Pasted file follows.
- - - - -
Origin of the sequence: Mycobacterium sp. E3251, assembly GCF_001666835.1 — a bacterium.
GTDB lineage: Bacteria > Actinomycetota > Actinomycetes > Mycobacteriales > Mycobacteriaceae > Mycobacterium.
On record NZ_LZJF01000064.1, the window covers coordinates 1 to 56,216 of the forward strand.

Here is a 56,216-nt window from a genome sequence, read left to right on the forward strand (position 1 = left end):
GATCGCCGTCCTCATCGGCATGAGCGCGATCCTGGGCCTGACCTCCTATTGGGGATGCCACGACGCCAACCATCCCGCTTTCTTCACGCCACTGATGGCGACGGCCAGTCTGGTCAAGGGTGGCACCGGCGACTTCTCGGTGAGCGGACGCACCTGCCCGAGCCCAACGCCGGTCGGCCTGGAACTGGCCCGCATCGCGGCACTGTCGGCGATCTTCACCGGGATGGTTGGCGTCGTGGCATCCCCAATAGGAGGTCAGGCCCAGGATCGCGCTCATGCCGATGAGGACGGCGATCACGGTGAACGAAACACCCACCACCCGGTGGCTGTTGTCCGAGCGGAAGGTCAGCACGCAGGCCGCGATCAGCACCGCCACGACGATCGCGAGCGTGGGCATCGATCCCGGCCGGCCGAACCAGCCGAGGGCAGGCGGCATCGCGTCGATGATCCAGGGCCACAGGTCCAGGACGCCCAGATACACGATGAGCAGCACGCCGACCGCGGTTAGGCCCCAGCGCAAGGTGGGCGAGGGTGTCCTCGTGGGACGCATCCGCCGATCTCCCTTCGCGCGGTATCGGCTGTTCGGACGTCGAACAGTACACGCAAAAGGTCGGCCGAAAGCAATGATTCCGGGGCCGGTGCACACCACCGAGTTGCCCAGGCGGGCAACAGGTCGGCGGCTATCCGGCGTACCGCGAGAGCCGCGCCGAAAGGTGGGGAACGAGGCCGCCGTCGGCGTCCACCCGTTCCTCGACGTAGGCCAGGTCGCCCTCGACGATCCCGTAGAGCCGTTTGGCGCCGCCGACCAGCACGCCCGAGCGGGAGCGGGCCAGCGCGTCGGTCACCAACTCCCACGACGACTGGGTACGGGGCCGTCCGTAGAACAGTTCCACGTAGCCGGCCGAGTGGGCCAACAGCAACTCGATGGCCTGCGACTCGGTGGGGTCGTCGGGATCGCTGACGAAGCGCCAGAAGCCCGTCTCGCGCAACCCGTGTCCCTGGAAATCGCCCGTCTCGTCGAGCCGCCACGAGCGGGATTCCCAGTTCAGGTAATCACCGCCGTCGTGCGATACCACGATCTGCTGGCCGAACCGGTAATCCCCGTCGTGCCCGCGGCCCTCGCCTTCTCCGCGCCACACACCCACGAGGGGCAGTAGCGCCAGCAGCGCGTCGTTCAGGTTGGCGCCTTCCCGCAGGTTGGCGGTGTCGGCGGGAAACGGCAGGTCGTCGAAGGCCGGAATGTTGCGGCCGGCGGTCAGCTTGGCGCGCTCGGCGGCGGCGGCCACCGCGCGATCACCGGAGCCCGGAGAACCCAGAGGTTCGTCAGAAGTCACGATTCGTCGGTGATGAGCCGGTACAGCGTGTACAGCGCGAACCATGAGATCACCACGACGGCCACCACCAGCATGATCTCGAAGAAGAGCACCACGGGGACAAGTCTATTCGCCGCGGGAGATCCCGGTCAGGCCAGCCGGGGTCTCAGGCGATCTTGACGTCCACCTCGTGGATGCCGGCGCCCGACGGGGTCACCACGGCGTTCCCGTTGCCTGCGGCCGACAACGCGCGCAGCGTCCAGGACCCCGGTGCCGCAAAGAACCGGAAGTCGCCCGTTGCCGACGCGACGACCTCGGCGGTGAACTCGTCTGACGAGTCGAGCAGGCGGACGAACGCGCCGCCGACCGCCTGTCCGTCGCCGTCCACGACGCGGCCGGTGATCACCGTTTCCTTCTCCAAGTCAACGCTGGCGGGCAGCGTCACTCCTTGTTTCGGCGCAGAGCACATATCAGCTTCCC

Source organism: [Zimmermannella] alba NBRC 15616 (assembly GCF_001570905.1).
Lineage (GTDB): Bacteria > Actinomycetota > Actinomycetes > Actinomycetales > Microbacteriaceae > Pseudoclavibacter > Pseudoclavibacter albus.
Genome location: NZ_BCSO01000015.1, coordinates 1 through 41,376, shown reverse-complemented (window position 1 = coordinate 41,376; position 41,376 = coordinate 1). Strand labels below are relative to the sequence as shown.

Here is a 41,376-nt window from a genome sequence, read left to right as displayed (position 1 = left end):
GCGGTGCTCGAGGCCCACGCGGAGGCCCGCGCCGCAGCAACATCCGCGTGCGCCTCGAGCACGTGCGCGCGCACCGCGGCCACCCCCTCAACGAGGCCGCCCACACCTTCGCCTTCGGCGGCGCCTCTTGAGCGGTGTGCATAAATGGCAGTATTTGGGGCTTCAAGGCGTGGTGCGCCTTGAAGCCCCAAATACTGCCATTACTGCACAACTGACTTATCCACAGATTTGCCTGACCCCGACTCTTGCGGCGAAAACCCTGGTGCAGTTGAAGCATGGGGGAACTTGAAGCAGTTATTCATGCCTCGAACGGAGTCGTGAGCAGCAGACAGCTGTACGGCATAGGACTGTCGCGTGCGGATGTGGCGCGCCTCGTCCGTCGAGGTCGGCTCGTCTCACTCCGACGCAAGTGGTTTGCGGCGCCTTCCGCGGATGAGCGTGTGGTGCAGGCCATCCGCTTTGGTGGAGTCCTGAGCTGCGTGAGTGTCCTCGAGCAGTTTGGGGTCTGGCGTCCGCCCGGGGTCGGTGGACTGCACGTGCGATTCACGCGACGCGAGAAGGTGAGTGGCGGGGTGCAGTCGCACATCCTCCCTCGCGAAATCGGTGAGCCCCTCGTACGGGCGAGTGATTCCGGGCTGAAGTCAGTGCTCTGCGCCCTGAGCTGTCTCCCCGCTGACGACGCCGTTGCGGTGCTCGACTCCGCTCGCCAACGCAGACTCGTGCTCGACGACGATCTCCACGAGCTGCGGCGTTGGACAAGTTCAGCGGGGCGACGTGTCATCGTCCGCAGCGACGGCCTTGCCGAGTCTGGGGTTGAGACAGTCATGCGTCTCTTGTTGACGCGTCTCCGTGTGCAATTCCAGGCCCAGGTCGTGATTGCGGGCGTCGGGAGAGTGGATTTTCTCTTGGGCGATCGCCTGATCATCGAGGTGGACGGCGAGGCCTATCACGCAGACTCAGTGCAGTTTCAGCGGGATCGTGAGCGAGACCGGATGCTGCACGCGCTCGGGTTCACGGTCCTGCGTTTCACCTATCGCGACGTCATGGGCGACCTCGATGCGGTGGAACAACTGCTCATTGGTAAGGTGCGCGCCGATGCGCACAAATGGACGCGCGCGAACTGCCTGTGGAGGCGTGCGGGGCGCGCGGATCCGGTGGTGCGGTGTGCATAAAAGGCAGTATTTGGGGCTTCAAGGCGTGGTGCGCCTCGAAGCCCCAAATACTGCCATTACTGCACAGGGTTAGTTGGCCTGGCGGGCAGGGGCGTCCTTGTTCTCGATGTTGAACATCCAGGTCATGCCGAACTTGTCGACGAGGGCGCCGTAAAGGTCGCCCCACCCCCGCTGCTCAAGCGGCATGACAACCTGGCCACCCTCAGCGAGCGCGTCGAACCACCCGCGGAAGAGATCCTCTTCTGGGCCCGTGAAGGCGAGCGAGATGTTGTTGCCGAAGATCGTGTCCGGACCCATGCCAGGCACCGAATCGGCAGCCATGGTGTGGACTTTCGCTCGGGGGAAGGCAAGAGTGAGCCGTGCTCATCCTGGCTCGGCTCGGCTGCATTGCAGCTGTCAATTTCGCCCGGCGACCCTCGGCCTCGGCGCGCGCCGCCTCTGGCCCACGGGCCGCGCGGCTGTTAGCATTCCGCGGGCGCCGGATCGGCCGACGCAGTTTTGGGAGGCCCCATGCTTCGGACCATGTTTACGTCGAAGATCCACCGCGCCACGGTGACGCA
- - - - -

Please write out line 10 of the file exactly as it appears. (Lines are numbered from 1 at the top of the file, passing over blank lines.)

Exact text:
GCGGTGCTCGAGGCCCACGCGGAGGCCCGCGCCGCAGCAACATCCGCGTGCGCCTCGAGCACGTGCGCGCGCACCGCGGCCACCCCCTCAACGAGGCCGCCCACACCTTCGCCTTCGGCGGCGCCTCTTGAGCGGTGTGCATAAATGGCAGTATTTGGGGCTTCAAGGCGTGGTGCGCCTTGAAGCCCCAAATACTGCCATTACTGCACAACTGACTTATCCACAGATTTGCCTGACCCCGACTCTTGCGGCGAAAACCCTGGTGCAGTTGAAGCATGGGGGAACTTGAAGCAGTTATTCATGCCTCGAACGGAGTCGTGAGCAGCAGACAGCTGTACGGCATAGGACTGTCGCGTGCGGATGTGGCGCGCCTCGTCCGTCGAGGTCGGCTCGTCTCACTCCGACGCAAGTGGTTTGCGGCGCCTTCCGCGGATGAGCGTGTGGTGCAGGCCATCCGCTTTGGTGGAGTCCTGAGCTGCGTGAGTGTCCTCGAGCAGTTTGGGGTCTGGCGTCCGCCCGGGGTCGGTGGACTGCACGTGCGATTCACGCGACGCGAGAAGGTGAGTGGCGGGGTGCAGTCGCACATCCTCCCTCGCGAAATCGGTGAGCCCCTCGTACGGGCGAGTGATTCCGGGCTGAAGTCAGTGCTCTGCGCCCTGAGCTGTCTCCCCGCTGACGACGCCGTTGCGGTGCTCGACTCCGCTCGCCAACGCAGACTCGTGCTCGACGACGATCTCCACGAGCTGCGGCGTTGGACAAGTTCAGCGGGGCGACGTGTCATCGTCCGCAGCGACGGCCTTGCCGAGTCTGGGGTTGAGACAGTCATGCGTCTCTTGTTGACGCGTCTCCGTGTGCAATTCCAGGCCCAGGTCGTGATTGCGGGCGTCGGGAGAGTGGATTTTCTCTTGGGCGATCGCCTGATCATCGAGGTGGACGGCGAGGCCTATCACGCAGACTCAGTGCAGTTTCAGCGGGATCGTGAGCGAGACCGGATGCTGCACGCGCTCGGGTTCACGGTCCTGCGTTTCACCTATCGCGACGTCATGGGCGACCTCGATGCGGTGGAACAACTGCTCATTGGTAAGGTGCGCGCCGATGCGCACAAATGGACGCGCGCGAACTGCCTGTGGAGGCGTGCGGGGCGCGCGGATCCGGTGGTGCGGTGTGCATAAAAGGCAGTATTTGGGGCTTCAAGGCGTGGTGCGCCTCGAAGCCCCAAATACTGCCATTACTGCACAGGGTTAGTTGGCCTGGCGGGCAGGGGCGTCCTTGTTCTCGATGTTGAACATCCAGGTCATGCCGAACTTGTCGACGAGGGCGCCGTAAAGGTCGCCCCACCCCCGCTGCTCAAGCGGCATGACAACCTGGCCACCCTCAGCGAGCGCGTCGAACCACCCGCGGAAGAGATCCTCTTCTGGGCCCGTGAAGGCGAGCGAGATGTTGTTGCCGAAGATCGTGTCCGGACCCATGCCAGGCACCGAATCGGCAGCCATGGTGTGGACTTTCGCTCGGGGGAAGGCAAGAGTGAGCCGTGCTCATCCTGGCTCGGCTCGGCTGCATTGCAGCTGTCAATTTCGCCCGGCGACCCTCGGCCTCGGCGCGCGCCGCCTCTGGCCCACGGGCCGCGCGGCTGTTAGCATTCCGCGGGCGCCGGATCGGCCGACGCAGTTTTGGGAGGCCCCATGCTTCGGACCATGTTTACGTCGAAGATCCACCGCGCCACGGTGACGCA